He looked at me amazed.

***

“Wow, Yen, you’re getting pretty strong!” Hung treated me more like a brother than a sister. I don’t think my father liked that very much.

“She is getting older now. You can’t be playing with her like that. It’s too rough; she’s not a boy!”

When I got older, father would say, “That’s not how a lady should act! She needs to focus on her studies! We must find her a husband soon!”

I resented those words, and so did Hung. He didn’t believe I should get married and stay at home with children; he didn’t want that for me. Father would shout at him, “She is not your brother!” And Hung would stand there looking at the floor avoiding father’s eye contact.

Later, when we were alone, Hung would tell me, “You can do and be whatever you want. You want to be strong, you be strong. Okay, Yen?” When Hung died, I had no one to tell me to be strong anymore. I had to do it all on my own, because Hung wasn’t there to defend me from father. Or from the soldiers.

***

We stared at each other apprehensively for a few moments. I pulled my AK-47 from around my back, and pointed it at him.

“Woah, woah, woah!” He put his hand up, almost as If he could stop the bullet with his simple, human, soft flesh. The bullet would rip right through, tear him open, and then it would hit his body, ripping his insides apart. Especially from this close range.

One of us was going to have to die. This was the equation of this war: one American + one Viet Cong guerrilla = one man standing. He almost seemed to accept his fate. He laid down, closed his eyes and I lowered my gun.

‘What would Hung do?’ I found myself asking that question a lot lately. Hung may have killed this man; he may have not. I knew my brother well, but not well enough to know how far he would go in times like these. And yet, I didn’t want to be Hung – I wanted to be Yen. So I’d do what Yen would do… even if I didn’t know what that was…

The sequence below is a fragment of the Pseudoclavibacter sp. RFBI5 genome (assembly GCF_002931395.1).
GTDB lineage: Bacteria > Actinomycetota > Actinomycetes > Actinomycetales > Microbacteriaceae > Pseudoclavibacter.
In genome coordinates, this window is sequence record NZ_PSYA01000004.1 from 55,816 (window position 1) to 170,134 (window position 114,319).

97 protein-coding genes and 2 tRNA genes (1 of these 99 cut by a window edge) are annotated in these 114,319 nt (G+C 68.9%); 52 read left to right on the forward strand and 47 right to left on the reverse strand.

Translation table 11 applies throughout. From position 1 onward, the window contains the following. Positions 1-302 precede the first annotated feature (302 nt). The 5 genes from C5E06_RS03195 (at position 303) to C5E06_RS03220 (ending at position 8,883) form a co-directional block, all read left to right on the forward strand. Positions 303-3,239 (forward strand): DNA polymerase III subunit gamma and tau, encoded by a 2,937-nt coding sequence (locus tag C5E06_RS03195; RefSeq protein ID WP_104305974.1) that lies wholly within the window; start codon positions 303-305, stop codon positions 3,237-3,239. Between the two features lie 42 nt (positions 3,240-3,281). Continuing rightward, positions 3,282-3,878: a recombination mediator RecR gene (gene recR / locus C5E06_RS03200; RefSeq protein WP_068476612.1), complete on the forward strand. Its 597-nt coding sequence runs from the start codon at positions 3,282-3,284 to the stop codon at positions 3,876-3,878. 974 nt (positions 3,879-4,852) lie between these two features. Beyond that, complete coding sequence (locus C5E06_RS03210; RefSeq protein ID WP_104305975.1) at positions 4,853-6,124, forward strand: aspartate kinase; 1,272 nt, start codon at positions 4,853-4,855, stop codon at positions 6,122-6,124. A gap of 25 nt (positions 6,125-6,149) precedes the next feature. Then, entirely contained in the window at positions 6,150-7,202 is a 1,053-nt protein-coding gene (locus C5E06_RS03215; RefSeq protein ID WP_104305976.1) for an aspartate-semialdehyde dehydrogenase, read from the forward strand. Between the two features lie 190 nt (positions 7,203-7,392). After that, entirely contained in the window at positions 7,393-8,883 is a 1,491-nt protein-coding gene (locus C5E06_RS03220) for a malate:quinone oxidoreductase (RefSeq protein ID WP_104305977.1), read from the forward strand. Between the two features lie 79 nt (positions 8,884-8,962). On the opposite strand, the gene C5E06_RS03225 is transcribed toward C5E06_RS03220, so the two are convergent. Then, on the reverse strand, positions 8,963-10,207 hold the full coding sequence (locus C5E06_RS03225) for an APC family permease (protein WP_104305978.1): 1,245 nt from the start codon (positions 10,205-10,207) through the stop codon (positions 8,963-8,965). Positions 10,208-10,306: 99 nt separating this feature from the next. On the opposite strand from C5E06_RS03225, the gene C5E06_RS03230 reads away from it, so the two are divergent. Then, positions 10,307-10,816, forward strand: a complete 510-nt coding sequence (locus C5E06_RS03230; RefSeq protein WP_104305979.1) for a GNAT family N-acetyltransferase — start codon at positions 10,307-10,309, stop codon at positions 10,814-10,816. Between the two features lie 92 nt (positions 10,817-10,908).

I lowered my gun; I could take him captive, kill him or let him go. These were my only options…

If I were to let him go… if someone were to find out, it would be dishonourable. I’d be a traitor.

“Ya know, you’re pretty strong.” I looked up at the stranger, a foreigner who had helped invade and corrupt my land. He smiled, “You can kill me if you want. I don’t want to live anymore … this war is hell…”

***

When I was back in the village, we had people telling us how great communism was, how it would change our country for the better. We would have public speeches about it. But we weren’t allowed to have our own thoughts…

***

I left my gun to hang on its strap. I took a step closer to him, and the leaves cracked under my feet. “Leave,” I said, almost not believing the words myself.

He stared for a moment, unsure whether to believe me.

As he tried to turn around to leave, I raised my stolen AK- 47 and shot him. When he shifted to look me in the eyes, he grabbed his chest, a look of pain and betrayal drowning his face. He fell, and all I saw was my Hung.

Without even knowing it, I found my tongue curling to utter: ‘War truly is hell.’